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HEELS ON WHEELS: 2016 JEEP RENEGADE REVIEW


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HEELS ON WHEELS
By Katrina Ramser
San Francisco Bureau
The Auto Channel

INTRO TO THE RENEGADE VEHICLE
Having entered the automotive scene just last year, the Renegade mixes car-and-utility style with unmistakable Jeep trademarks in hopes to draw in a brand-loyal fan base. It’s also a lot more capable on the trail than your typical five-passenger subcompact crossover.

I drove a 2016 Jeep Renegade with the 180-horsepower 2.4-liter four-cylinder engine paired to an nine-speed automatic transmission and four-wheel drive. Available in four trims – the base Sport, Latitude, Limited (including a 75th Anniversary Edition) and Trailhawk – my Limited model came with the following standard features: leather-trimmed bucket seats; heated and powered front seats; Uconnect with a five-inch touchscreen; rearview camera; Bluetooth; six-speaker audio system; heated steering wheel; height-adjustable rear cargo floor; cornering front fog lights; and eighteen-inch wheels. Price as described came to $26,995 without extra options.

You won’t find too many other comparable vehicles – consider the Subaru Crosstrek its main rival – but the Renegade does have such subcompact crossovers to worry about like the Honda HR-V and Mazda CX-3 as well as character rides like the MINI Paceman and Fiat 500X.

HEELS ON WHEELS REVIEW CRITERIA

Stylish But Comfortable Results: Jeep has taken special care to make sure the Renegade looks and feels like a modern Jeep with soft-touch interior materials and competitive technology that includes Uconnect and a nine-speaker Beat premium audio system ($695). The removable My Sky roof panels ($1,470) represent Jeep’s functional trademarks, but they are not so much fun to take off (must unlock with key, manually dismount and stow away in cargo area) – similar vehicles in its class have sunroofs operational at high speeds and require one touch of a button. Second-row space is an issue with limited cargo space; if you do hit the trail, it will be a short excursion because you won’t have room for supplies. Additional options on my test drive included a $1,245 6.5-inch navigation display; a $645 Safety and Security Group (Blind Spot and Cross Path Detection, tonneau cover); and a $995 Advanced Technology Group (Lane Departure Warning, ParkSense Rear Park Assist, collision warning system).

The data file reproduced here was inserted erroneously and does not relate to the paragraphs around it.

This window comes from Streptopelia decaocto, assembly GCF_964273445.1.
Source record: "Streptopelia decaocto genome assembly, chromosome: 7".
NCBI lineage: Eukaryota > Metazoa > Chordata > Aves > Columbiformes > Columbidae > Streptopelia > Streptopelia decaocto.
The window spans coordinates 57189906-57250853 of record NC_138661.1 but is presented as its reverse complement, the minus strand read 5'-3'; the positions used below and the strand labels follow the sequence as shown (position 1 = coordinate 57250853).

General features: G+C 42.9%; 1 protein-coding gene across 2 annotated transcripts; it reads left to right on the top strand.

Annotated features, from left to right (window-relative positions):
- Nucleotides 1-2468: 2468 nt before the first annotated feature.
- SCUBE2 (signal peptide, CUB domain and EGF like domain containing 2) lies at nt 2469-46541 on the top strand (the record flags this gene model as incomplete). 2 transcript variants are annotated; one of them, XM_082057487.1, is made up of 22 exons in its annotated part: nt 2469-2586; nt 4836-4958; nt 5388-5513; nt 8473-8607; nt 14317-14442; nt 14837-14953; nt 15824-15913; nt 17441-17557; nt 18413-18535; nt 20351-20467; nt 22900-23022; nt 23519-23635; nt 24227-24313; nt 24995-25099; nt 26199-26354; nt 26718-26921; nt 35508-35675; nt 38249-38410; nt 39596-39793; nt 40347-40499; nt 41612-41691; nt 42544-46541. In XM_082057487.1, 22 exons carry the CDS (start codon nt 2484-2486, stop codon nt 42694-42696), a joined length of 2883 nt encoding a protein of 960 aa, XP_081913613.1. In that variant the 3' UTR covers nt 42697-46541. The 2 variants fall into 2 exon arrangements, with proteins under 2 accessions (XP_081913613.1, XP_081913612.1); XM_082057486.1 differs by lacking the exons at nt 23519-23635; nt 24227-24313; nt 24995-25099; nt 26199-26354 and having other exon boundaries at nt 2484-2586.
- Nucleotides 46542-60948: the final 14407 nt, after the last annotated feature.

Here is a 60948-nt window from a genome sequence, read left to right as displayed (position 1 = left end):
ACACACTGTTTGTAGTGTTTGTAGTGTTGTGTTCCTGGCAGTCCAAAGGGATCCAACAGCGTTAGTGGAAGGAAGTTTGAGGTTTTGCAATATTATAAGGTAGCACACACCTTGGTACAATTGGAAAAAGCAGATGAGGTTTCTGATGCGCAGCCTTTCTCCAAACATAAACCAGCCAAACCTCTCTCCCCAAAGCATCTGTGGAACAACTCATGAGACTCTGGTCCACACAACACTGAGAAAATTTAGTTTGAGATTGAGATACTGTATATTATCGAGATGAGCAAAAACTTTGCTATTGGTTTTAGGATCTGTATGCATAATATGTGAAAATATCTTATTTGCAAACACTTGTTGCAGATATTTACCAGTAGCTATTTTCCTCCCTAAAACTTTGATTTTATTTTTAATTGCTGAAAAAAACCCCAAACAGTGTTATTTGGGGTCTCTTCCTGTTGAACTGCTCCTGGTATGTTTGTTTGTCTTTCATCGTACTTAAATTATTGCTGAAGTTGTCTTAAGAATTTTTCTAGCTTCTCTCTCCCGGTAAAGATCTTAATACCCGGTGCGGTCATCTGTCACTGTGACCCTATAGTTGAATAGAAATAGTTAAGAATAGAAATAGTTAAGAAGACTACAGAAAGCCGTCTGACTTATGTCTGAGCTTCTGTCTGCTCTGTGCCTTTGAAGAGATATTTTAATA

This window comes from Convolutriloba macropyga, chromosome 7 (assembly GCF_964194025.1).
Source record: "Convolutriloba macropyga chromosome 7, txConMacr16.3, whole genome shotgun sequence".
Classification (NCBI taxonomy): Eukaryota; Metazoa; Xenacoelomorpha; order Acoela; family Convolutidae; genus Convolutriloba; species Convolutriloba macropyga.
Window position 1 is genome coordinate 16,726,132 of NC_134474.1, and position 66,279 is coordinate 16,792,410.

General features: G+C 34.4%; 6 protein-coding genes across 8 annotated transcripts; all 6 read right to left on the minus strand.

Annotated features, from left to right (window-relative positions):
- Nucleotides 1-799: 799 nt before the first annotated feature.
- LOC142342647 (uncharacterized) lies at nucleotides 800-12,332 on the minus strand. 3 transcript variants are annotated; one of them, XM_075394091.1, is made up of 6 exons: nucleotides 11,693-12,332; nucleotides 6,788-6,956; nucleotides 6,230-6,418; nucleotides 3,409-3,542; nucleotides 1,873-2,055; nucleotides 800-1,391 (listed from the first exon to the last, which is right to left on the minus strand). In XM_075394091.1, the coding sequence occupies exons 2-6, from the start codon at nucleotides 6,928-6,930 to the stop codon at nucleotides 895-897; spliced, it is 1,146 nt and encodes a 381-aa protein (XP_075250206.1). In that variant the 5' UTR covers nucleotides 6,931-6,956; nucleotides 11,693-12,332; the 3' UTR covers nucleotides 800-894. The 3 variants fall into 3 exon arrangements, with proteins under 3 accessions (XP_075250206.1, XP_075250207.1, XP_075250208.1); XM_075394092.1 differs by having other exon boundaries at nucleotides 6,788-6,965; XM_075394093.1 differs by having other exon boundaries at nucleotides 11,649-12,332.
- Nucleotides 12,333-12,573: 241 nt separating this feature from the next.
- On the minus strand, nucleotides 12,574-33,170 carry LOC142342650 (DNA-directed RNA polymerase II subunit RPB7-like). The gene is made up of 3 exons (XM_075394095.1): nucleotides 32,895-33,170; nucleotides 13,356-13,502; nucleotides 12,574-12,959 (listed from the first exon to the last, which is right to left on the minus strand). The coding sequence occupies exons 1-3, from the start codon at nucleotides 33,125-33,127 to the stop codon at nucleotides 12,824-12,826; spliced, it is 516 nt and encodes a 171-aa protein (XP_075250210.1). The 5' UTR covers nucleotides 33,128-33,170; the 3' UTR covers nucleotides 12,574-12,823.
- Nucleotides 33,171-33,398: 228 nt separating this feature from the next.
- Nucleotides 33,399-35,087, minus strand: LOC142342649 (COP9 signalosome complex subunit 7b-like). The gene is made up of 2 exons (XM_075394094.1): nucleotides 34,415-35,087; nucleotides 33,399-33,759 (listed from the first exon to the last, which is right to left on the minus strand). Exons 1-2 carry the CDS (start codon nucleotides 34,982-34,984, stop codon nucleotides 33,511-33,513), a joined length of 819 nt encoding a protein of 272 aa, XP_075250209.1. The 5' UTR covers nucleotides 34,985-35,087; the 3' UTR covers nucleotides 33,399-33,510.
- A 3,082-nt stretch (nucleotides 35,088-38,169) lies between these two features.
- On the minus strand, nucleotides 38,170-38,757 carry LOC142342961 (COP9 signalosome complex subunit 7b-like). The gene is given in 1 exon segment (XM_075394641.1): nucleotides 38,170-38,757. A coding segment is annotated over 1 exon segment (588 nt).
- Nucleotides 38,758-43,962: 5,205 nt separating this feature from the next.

Reliability & Safety Factor: The Insurance Institute for Highway Safety (IIHS) gives the 2016 Jeep Renegade ratings of “Good” in many important such as moderate overlap front, side and roof strength, but “Poor” with headlights and a “Marginal” with child seat (LATCH) ease of use. The vehicle has an overall rating of 4-Stars with The National Highway and Traffic Safety Association (NHTSA). Standard safety includes anti-lock brakes, stability and traction control, and an advanced airbag system.

Cost Issues: The price of the Renegade ranges from a base Sport at $17,995 with my fully loaded Limited at $33,165. Just to price-shop on off-road vehicles, a base Toyota 4Runner SR5 starts at $33,810 with a recent Trail Premium trim test drive reaching $40,445.

Activity & Performance Ability: Jeep is known for remarkable off-road systems, and the Renegade has easy-to-use selectable drive modes anyone can work – the Trailhawk trim boasts a build that can work around angles when climbing bigger boulders if you’re really serious about adventure. On the highway, the 2.4-liter is surprisingly smooth and responsive when punched after a full stop. There is a base turbocharged 1.4-liter with 160 horsepower and six-speed manual transmission, but results are not as vigorous. If you want something grander from the brand, the Grand Cherokee’s trail-rated status can be felt from sand to snow.

The Green Concern: Fuel economy is a disappointment at 21-city and 29-highway for a combined 24 miles-per-gallon. The Honda HR-V’s 141-horsepower 1.8-liter engine offers 28-city and 35-highway for a combined 29 miles-per-gallon with all-wheel drive.

FINAL PARTING WORDS
With the 2016 Jeep Renegade, the price is right and so is the performance – and while it might not be your first choice for an off-road vehicle, for what it does it is certainly the most capable sub compact crossover on the market.

©2016 Katrina Ramser

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